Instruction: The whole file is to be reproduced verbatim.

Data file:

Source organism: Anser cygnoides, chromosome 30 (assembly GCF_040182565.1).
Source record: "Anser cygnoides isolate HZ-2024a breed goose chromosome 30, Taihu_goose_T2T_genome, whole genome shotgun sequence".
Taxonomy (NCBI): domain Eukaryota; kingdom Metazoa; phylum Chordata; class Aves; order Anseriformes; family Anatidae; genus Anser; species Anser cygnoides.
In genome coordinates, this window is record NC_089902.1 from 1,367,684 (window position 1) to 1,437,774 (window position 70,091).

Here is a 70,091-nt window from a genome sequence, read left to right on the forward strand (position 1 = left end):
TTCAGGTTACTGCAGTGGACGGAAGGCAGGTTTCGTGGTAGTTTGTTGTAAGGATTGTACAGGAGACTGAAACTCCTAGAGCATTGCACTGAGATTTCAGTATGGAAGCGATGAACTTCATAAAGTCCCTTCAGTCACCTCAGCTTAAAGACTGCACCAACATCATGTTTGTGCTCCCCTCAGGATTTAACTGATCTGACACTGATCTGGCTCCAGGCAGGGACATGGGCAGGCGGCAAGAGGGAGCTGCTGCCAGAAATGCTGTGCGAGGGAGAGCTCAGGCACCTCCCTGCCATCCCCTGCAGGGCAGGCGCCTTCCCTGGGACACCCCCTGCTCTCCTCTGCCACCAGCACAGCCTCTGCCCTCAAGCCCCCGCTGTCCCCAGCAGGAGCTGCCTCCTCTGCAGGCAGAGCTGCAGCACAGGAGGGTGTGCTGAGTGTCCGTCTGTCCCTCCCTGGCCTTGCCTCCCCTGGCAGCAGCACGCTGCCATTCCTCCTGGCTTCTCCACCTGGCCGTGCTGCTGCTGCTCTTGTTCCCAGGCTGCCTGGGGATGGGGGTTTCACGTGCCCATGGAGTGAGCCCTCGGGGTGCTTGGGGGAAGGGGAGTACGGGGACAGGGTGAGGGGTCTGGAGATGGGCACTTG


Source organism: Anser cygnoides, chromosome 30 (assembly GCF_040182565.1).
Source record: "Anser cygnoides isolate HZ-2024a breed goose chromosome 30, Taihu_goose_T2T_genome, whole genome shotgun sequence".
Taxonomy (NCBI): domain Eukaryota; kingdom Metazoa; phylum Chordata; class Aves; order Anseriformes; family Anatidae; genus Anser; species Anser cygnoides.
In genome coordinates, this window is record NC_089902.1 from 1,367,684 (window position 1) to 1,437,774 (window position 70,091).

Here is a 70,091-nt window from a genome sequence, read left to right on the forward strand (position 1 = left end):
TTCAGGTTACTGCAGTGGACGGAAGGCAGGTTTCGTGGTAGTTTGTTGTAAGGATTGTACAGGAGACTGAAACTCCTAGAGCATTGCACTGAGATTTCAGTATGGAAGCGATGAACTTCATAAAGTCCCTTCAGTCACCTCAGCTTAAAGACTGCACCAACATCATGTTTGTGCTCCCCTCAGGATTTAACTGATCTGACACTGATCTGGCTCCAGGCAGGGACATGGGCAGGCGGCAAGAGGGAGCTGCTGCCAGAAATGCTGTGCGAGGGAGAGCTCAGGCACCTCCCTGCCATCCCCTGCAGGGCAGGCGCCTTCCCTGGGACACCCCCTGCTCTCCTCTGCCACCAGCACAGCCTCTGCCCTCAAGCCCCCGCTGTCCCCAGCAGGAGCTGCCTCCTCTGCAGGCAGAGCTGCAGCACAGGAGGGTGTGCTGAGTGTCCGTCTGTCCCTCCCTGGCCTTGCCTCCCCTGGCAGCAGCACGCTGCCATTCCTCCTGGCTTCTCCACCTGGCCGTGCTGCTGCTGCTCTTGTTCCCAGGCTGCCTGGGGATGGGGGTTTCACGTGCCCATGGAGTGAGCCCTCGGGGTGCTTGGGGGAAGGGGAGTACGGGGACAGGGTGAGGGGTCTGGAGATGGGCACTTG